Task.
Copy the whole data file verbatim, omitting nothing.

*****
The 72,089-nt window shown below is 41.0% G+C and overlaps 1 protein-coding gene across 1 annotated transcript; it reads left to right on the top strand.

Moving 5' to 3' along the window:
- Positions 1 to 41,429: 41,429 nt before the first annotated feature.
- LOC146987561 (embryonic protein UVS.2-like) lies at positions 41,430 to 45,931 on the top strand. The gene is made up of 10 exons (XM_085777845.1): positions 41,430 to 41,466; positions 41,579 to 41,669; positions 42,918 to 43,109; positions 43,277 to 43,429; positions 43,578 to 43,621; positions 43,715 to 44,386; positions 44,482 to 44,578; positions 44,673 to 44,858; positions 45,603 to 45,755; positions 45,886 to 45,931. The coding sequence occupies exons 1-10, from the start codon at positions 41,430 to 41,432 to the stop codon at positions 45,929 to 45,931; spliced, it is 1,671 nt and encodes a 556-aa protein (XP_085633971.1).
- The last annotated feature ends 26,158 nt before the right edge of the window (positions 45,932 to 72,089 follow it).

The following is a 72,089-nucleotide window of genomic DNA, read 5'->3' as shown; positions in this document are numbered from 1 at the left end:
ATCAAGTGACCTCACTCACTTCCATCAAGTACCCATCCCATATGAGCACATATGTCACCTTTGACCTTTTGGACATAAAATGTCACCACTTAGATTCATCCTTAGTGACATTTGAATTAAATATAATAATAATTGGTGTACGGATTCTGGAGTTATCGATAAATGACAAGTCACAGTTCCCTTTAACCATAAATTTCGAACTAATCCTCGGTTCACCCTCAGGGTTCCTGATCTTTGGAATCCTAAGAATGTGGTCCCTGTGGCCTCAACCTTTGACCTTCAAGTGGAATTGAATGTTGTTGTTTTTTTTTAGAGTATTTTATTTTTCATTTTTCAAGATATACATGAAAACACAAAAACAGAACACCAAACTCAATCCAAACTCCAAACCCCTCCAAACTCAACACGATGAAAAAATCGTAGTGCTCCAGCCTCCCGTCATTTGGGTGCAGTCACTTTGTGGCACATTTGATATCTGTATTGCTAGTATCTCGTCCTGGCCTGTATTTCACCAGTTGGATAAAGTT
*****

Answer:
The 72,089-nt window shown below is 41.0% G+C and overlaps 1 protein-coding gene across 1 annotated transcript; it reads left to right on the top strand.

Moving 5' to 3' along the window:
- Positions 1 to 41,429: 41,429 nt before the first annotated feature.
- LOC146987561 (embryonic protein UVS.2-like) lies at positions 41,430 to 45,931 on the top strand. The gene is made up of 10 exons (XM_085777845.1): positions 41,430 to 41,466; positions 41,579 to 41,669; positions 42,918 to 43,109; positions 43,277 to 43,429; positions 43,578 to 43,621; positions 43,715 to 44,386; positions 44,482 to 44,578; positions 44,673 to 44,858; positions 45,603 to 45,755; positions 45,886 to 45,931. The coding sequence occupies exons 1-10, from the start codon at positions 41,430 to 41,432 to the stop codon at positions 45,929 to 45,931; spliced, it is 1,671 nt and encodes a 556-aa protein (XP_085633971.1).
- The last annotated feature ends 26,158 nt before the right edge of the window (positions 45,932 to 72,089 follow it).

The following is a 72,089-nucleotide window of genomic DNA, read 5'->3' as shown; positions in this document are numbered from 1 at the left end:
ATCAAGTGACCTCACTCACTTCCATCAAGTACCCATCCCATATGAGCACATATGTCACCTTTGACCTTTTGGACATAAAATGTCACCACTTAGATTCATCCTTAGTGACATTTGAATTAAATATAATAATAATTGGTGTACGGATTCTGGAGTTATCGATAAATGACAAGTCACAGTTCCCTTTAACCATAAATTTCGAACTAATCCTCGGTTCACCCTCAGGGTTCCTGATCTTTGGAATCCTAAGAATGTGGTCCCTGTGGCCTCAACCTTTGACCTTCAAGTGGAATTGAATGTTGTTGTTTTTTTTTAGAGTATTTTATTTTTCATTTTTCAAGATATACATGAAAACACAAAAACAGAACACCAAACTCAATCCAAACTCCAAACCCCTCCAAACTCAACACGATGAAAAAATCGTAGTGCTCCAGCCTCCCGTCATTTGGGTGCAGTCACTTTGTGGCACATTTGATATCTGTATTGCTAGTATCTCGTCCTGGCCTGTATTTCACCAGTTGGATAAAGTT